AUGUSTA, Maine — A husky’s life is on the line in what may be Maine’s most unusual court case, and one of the only things that can save it is Gov. Paul LePage and a creative interpretation of executive power.
The Republican governor found a new way to test his authority in March, when he issued a “ full and free pardon” to a dog named Dakota, who was ordered to die by a judge after killing a neighbor’s dog last year in Winslow, then attacking that same family’s new dog in February.
A judge upheld that order earlier this month, but Dakota’s owner has a new legal team asking the judge to reconsider, using LePage’s power on property forfeiture as a legal backstop. But the district attorney has dismissed the governor’s action.
The way the “pardon” was delivered has led to uncertainty, but LePage’s authority is central to the defense’s case. It’s just another example of the governor testing his power, but this one’s certainly novel.
Confusion has ensued after LePage’s pardon, partly because he bypassed normal procedure to issue it. That’s not just because the subject is a dog.
Gubernatorial pardons normally come after hearings on petitions submitted to a clemency board by people whose livelihoods are affected by old convictions. The purely advisory board hears those cases and gives confidential recommendations to the governor, who has the final say.
The Maine Constitution gives the governor wide authority to remit “all forfeitures and penalties” after convictions and to “grant reprieves, commutations and pardons.”
But LePage didn’t go through his board in this case. Instead, he intervened by attaching an official-looking pardon document to a news release on the dog’s case after it was brought to his attention by someone at the Waterville humane society.
District Court Judge Valerie Stanfill, however, upheld her initial order that Dakota be killed, citing the section of state law mandating euthanization when dogs deemed dangerous attack again. At the hearing, Stanfill said she wasn’t considering the pardon, although it wasn’t clear if she merely hadn’t seen it or if she thought it was invalid.
There was some debate about whether the pardon was serious since the first line of the news release from LePage’s office referenced ceremonial Thanksgiving turkey pardons by the president and said it was “to shed light on the case.” But LePage spokesman Peter Steele last week called it an “official pardon.”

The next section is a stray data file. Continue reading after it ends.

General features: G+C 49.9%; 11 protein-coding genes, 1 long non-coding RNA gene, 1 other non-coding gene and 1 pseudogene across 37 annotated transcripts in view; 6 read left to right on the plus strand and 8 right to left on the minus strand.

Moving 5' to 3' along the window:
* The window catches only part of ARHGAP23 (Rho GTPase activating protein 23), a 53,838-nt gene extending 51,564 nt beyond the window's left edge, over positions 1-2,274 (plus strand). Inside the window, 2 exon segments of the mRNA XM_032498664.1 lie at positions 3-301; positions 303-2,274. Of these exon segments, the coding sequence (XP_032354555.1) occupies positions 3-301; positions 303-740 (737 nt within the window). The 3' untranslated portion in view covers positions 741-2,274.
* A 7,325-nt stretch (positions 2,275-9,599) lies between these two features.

Mary Ann Lynch, a spokeswoman for Maine’s judicial system, declined to comment on specifics of the case. But she said the court system normally doesn’t have to handle most gubernatorial pardons because they affect prior convictions.
Still, the pardon is central to the case presented by Dakota’s lawyers and its validity is a point of contention with the district attorney.
Stanfill’s latest order has been appealed to the Maine Supreme Judicial Court, but the new lawyers for Matthew Perry, who owned Dakota at the time of the attacks, filed an order last week asking the high court to delay the appeal and send the case back to Stanfill for fact-finding.
Those lawyers, Eliot-based David Bobrow and Augusta-based Darrick Banda, argue that Perry didn’t own Dakota when Stanfill originally ordered the dog’s execution in March, so it’s invalid. In a separate line of reasoning, they also argue that killing Dakota would be a property forfeiture, which LePage could reverse.
The office of Kennebec County District Attorney Maeghan Maloney has argued in court documents that LePage has no authority to pardon Dakota because there has been no conviction, he didn’t follow proper procedure in issuing it because Maine law requires public notice and a pardon requires a hearing.
“It’s symbolic and obviously the symbolism itself is very effective at garnering attention,” Maloney said.
Banda, a Republican who lost the 2012 district attorney race to Maloney, a Democrat, that the district attorney has “disrespected” the governor with her argument and said Stanfill should have allowed time to gather facts on it before ruling after the pardon.
“Whatever label you want to put on what the governor did — whether you want to label it a pardon, whether you want to label it the remittance of property,” Banda said, “he has the authority to see that this sentence does not get put into execution.”
LePage routinely tests his office’s power. But this time, it’s not political.
The governor hasn’t been shy about wielding his executive power, whether on a record-setting number of vetoes or his 2015 threat to withhold funding that prompted a nonprofit to rescind a job offer to former Democratic House Speaker Mark Eves.
He has been tested in court with mixed results. The Maine Supreme Judicial Court ruled that LePage missed his chance to veto 65 bills in 2015. The next year, a federal judge dismissed Eves’ lawsuit against the governor.
Here, LePage is trying to save a dog, not punish political enemies. The Legislature has no role in the pardon process, and he has not affixed partisan blame to anyone in Dakota’s case. But this intervention started with an anecdote, and it is now sending government into contortions.
That’s not so different than past events in LePage world. If Dakota is saved, it will increase the power of future governors.